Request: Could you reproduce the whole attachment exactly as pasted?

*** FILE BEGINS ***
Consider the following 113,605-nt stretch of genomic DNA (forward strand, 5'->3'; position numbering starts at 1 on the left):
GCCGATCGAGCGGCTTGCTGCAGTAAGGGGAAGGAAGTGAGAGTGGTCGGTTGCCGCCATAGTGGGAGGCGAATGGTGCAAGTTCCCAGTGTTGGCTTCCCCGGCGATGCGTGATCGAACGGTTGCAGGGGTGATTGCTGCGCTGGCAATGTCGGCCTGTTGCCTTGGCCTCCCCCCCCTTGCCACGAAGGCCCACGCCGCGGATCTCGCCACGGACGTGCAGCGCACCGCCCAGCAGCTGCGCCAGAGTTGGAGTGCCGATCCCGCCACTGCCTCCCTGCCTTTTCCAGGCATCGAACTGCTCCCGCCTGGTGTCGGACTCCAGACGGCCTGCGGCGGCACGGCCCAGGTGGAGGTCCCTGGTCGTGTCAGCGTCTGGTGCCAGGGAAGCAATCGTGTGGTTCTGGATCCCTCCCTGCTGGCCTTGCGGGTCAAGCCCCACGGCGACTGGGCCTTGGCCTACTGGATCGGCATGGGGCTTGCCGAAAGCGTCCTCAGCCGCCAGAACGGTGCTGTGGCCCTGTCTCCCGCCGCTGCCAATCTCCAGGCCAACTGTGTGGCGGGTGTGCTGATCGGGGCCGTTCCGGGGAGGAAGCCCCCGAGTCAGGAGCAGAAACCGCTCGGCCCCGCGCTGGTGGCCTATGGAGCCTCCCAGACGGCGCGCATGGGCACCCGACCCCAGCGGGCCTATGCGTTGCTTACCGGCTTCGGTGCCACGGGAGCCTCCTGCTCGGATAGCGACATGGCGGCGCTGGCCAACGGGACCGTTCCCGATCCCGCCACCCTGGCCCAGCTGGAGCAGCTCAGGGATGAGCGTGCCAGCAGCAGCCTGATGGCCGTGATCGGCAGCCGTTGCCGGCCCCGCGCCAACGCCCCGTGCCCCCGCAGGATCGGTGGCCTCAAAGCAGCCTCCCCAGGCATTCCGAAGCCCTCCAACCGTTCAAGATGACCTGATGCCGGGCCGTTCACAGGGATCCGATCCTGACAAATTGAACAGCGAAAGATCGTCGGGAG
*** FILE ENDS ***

Consider the following 113,605-nt stretch of genomic DNA (forward strand, 5'->3'; position numbering starts at 1 on the left):
GCCGATCGAGCGGCTTGCTGCAGTAAGGGGAAGGAAGTGAGAGTGGTCGGTTGCCGCCATAGTGGGAGGCGAATGGTGCAAGTTCCCAGTGTTGGCTTCCCCGGCGATGCGTGATCGAACGGTTGCAGGGGTGATTGCTGCGCTGGCAATGTCGGCCTGTTGCCTTGGCCTCCCCCCCCTTGCCACGAAGGCCCACGCCGCGGATCTCGCCACGGACGTGCAGCGCACCGCCCAGCAGCTGCGCCAGAGTTGGAGTGCCGATCCCGCCACTGCCTCCCTGCCTTTTCCAGGCATCGAACTGCTCCCGCCTGGTGTCGGACTCCAGACGGCCTGCGGCGGCACGGCCCAGGTGGAGGTCCCTGGTCGTGTCAGCGTCTGGTGCCAGGGAAGCAATCGTGTGGTTCTGGATCCCTCCCTGCTGGCCTTGCGGGTCAAGCCCCACGGCGACTGGGCCTTGGCCTACTGGATCGGCATGGGGCTTGCCGAAAGCGTCCTCAGCCGCCAGAACGGTGCTGTGGCCCTGTCTCCCGCCGCTGCCAATCTCCAGGCCAACTGTGTGGCGGGTGTGCTGATCGGGGCCGTTCCGGGGAGGAAGCCCCCGAGTCAGGAGCAGAAACCGCTCGGCCCCGCGCTGGTGGCCTATGGAGCCTCCCAGACGGCGCGCATGGGCACCCGACCCCAGCGGGCCTATGCGTTGCTTACCGGCTTCGGTGCCACGGGAGCCTCCTGCTCGGATAGCGACATGGCGGCGCTGGCCAACGGGACCGTTCCCGATCCCGCCACCCTGGCCCAGCTGGAGCAGCTCAGGGATGAGCGTGCCAGCAGCAGCCTGATGGCCGTGATCGGCAGCCGTTGCCGGCCCCGCGCCAACGCCCCGTGCCCCCGCAGGATCGGTGGCCTCAAAGCAGCCTCCCCAGGCATTCCGAAGCCCTCCAACCGTTCAAGATGACCTGATGCCGGGCCGTTCACAGGGATCCGATCCTGACAAATTGAACAGCGAAAGATCGTCGGGAG